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The High Five: Benjamin Curtis, Dallas Musician Who Launched Secret Machines, Has Died
by Eric Aasen 31 Dec 2013

Five stories that have North Texas talking: a trip to the bar could cost you more in the new year; Nancy Brinker takes a big pay cut; musician Benjamin Curtis has died, and more:

CTA TBD

Five stories that have North Texas talking: a trip to the bar could cost you more in the new year; Nancy Brinker takes a big pay cut; musician Benjamin Curtis has died, and more:

  • Benjamin Curtis, part of the Dallas music scene in the late ‘90s and 2000s, died this week in New York after battling cancer. He was 35. Curtis and his brother Brandon were members of UFOFU, a local rock group, the Dallas Observer reports. Then Curtis played drums for Tripping Daisy. In 2000, Curtis and his brother launched Secret Machines. “Their debut full-length project, 2004’s Now Here Is Nowhere, broke nationally to much critical acclaim,” the Observer reports. “It will long be remembered as a Dallas classic.” In 2007, Curtis formed School of Seven Bells. He announced his T-cell Lymphoblastic Lymphoma diagnosis in February. “Musicians from Texas, Oklahoma and New York alike rallied around Curtis,” the Observer reports. “The Polyphonic Spree, The Strokes, and Devendra Banhart were just a few notable names who participated in fundraising events for Curtis this year.”
  • “Billy Lynn’s Long Halftime Walk,” a novel by Dallas author Ben Fountain, will be featured on today’s Reader Review edition of The Diane Rehm Show on KERA 90.1 FM. The book discussion, a rebroadcast, airs at 9 a.m. The show describes the book: “A deadly firefight with Iraqi insurgents caught on video by Fox News has transformed eight U.S. soldiers into media stars. Nineteen-year-old Billy Lynn is the lead character in a novel about the surviving men of the ‘Bravo Squad’ and their brief return home. As the squad mourns the death of a fellow soldier, they are sent on a two-week nationwide ‘victory tour’ to drum up support for the war. But their painful reality is obscured as they are honored during a Dallas Cowboys Thanksgiving Day game.” Fountain talked about his book in 2012 with Krys Boyd on KERA’s “Think.”
  • A change in Texas sales taxes could cost you when you buy a mixed drink at a bar in 2014. The Fort Worth Star-Telegram reports that changes enacted by the state Legislature that take effect Wednesday cut the taxes businesses pay on mixed drinks sold, from 14 percent to 6.7 percent. But purchasers of mixed drinks will pay a new sales tax of 8.25 percent — the same tax on beer and wine. Lawmakers said the goal of the bill is to “reduce hidden taxes and make the taxes on businesses that sell only beer and wine more equitable with those that sell mixed drinks,” the newspaper reports. Michael Klein, president of the Texas Bar and Nightclub Alliance, told the Star-Telegram the new system is more complicated and creates room for error. But Richie Jackson of the Texas Restaurant Association says he thinks vendors now have more flexibility. Jackson predicts restaurants will handle the tax changes differently, with some choosing to pass along slightly higher taxes to customers and some not. This is one of nearly 50 new Texas laws that take effect starting Wednesday.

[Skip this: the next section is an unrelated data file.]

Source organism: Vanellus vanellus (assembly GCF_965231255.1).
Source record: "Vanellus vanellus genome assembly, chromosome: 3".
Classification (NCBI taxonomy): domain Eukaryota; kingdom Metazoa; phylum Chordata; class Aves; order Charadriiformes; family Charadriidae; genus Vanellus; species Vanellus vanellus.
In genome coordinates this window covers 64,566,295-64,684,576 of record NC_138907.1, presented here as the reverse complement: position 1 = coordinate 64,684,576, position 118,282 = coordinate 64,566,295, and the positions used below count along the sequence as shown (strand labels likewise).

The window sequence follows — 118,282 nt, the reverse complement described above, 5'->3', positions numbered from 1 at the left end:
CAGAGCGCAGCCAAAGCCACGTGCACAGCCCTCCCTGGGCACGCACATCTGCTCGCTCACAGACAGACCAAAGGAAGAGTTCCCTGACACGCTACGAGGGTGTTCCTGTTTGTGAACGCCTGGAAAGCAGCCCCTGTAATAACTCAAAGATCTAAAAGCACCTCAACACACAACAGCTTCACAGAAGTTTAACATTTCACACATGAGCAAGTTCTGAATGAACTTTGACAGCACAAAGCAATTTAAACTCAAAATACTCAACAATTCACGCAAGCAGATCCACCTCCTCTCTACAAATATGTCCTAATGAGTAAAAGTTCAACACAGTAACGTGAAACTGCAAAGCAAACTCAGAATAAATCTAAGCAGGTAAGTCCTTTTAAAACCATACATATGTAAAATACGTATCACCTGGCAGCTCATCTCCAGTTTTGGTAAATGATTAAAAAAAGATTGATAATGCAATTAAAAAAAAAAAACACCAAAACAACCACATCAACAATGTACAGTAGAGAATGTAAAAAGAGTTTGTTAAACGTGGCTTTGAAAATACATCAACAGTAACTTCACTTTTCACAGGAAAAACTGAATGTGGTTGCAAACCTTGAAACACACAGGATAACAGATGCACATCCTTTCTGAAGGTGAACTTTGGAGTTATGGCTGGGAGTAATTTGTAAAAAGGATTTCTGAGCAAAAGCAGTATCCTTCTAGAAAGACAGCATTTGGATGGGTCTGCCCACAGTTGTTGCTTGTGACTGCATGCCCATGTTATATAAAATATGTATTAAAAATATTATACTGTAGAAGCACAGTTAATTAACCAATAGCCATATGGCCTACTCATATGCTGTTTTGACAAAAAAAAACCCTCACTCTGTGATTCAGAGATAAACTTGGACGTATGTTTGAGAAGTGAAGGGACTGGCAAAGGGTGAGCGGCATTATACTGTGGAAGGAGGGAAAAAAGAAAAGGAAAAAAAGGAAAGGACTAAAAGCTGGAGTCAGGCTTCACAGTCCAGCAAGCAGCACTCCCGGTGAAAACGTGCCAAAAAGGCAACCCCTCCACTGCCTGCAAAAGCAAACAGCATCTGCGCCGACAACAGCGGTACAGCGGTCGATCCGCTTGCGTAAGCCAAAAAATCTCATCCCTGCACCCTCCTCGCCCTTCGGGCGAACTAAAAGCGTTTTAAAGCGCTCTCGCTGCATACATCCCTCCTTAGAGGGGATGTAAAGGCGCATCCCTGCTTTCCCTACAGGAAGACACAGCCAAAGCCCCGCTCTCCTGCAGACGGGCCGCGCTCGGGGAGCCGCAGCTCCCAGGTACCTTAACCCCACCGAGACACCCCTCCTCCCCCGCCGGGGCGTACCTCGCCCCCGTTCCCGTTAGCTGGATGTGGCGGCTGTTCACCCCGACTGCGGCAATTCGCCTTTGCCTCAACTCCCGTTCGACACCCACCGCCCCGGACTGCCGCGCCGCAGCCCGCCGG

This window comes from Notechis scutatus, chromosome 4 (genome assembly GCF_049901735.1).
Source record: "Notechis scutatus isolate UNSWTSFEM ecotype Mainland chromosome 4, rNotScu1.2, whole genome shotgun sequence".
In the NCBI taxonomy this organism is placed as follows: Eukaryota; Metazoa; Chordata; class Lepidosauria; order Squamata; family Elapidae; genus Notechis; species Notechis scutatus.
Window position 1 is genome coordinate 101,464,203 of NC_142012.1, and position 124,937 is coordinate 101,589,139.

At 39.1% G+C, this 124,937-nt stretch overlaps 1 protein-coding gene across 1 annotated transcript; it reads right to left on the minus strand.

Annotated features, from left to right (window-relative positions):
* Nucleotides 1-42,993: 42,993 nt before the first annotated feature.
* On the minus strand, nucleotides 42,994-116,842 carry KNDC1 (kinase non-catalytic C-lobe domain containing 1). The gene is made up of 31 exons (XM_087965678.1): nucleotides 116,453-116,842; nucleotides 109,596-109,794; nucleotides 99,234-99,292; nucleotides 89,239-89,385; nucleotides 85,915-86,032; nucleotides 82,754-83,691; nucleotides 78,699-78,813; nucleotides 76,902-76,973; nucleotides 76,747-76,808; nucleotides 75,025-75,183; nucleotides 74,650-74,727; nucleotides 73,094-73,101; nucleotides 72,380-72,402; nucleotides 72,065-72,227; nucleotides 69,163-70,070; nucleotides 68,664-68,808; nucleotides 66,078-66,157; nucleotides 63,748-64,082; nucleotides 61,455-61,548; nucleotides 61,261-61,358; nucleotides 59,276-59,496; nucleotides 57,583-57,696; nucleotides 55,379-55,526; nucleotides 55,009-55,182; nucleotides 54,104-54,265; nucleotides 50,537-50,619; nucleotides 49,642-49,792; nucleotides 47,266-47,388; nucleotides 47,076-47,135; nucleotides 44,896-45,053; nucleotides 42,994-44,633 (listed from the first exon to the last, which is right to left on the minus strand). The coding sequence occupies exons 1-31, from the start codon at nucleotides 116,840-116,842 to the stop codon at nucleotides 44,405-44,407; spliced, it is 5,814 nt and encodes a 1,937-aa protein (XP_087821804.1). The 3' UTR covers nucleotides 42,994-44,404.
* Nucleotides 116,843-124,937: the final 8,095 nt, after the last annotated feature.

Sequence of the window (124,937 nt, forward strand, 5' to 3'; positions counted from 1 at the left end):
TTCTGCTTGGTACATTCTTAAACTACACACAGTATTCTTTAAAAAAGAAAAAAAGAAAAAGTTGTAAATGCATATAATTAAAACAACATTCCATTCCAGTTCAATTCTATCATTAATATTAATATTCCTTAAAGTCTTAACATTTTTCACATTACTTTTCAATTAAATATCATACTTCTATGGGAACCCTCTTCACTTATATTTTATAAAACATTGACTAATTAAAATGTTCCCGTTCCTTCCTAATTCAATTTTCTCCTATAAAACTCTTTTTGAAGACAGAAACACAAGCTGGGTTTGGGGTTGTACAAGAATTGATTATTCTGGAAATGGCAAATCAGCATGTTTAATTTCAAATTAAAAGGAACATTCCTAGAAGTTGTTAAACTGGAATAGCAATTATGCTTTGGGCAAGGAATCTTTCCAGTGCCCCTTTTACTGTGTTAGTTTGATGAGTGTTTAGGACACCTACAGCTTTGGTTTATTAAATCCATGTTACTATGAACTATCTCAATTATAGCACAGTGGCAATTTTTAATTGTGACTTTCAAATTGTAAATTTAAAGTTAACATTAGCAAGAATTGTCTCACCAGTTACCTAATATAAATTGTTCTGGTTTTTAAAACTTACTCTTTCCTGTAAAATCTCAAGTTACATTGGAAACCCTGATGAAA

• Nancy Brinker has taken a big pay cut. Susan G. Komen for the Cure announced Monday that Brinker has taken a $159,000 reduction. She’ll still be paid well – she’s getting $390,000 in the new year, The Dallas Morning News reports. Brinker had earned $549,000 in 2012 as the group’s chief executive. Brinker’s high salary had been criticized during the controversy created in 2012 when Komen canceled its funding to Planned Parenthood. (The funding was eventually reinstated.) None of Komen’s employees got bonuses in 2012 or 2013, The News reported. Brinker, 67, is now the group’s chairwoman of global strategy. “Brinker’s new salary went into effect in June, when Judith Salerno was named the nonprofit’s new CEO,” The News reports. “Brinker’s current focus is on building Komen’s global outreach, with an emphasis on the growing cancer crisis in developing nations. She also continues to raise money for the organization.”
  • Which city has better internet service – San Antonio or Riga, Latvia? The answer might surprise you. The New York Times reports: “San Antonio is the seventh-largest city in the United States, a progressive and economically vibrant metropolis of 1.4 million people sprawled across south-central Texas. But the speed of its Internet service is no match for the Latvian capital, Riga, a city of 700,000 on the Baltic Sea. Riga’s average Internet speed is at least two-and-a-half times that of San Antonio’s, according to Ookla, a research firm that measures broadband speeds around the globe. In other words, downloading a two-hour high-definition movie takes, on average, 35 minutes in San Antonio — and 13 in Riga.” Oh, and internet service is cheaper in Riga – Riga’s service costs about one-fourth that of San Antonio. The Times continues: “The United States, the country that invented the Internet, is falling dangerously behind in offering high-speed, affordable broadband service to businesses and consumers, according to technology experts and an array of recent studies.”

 

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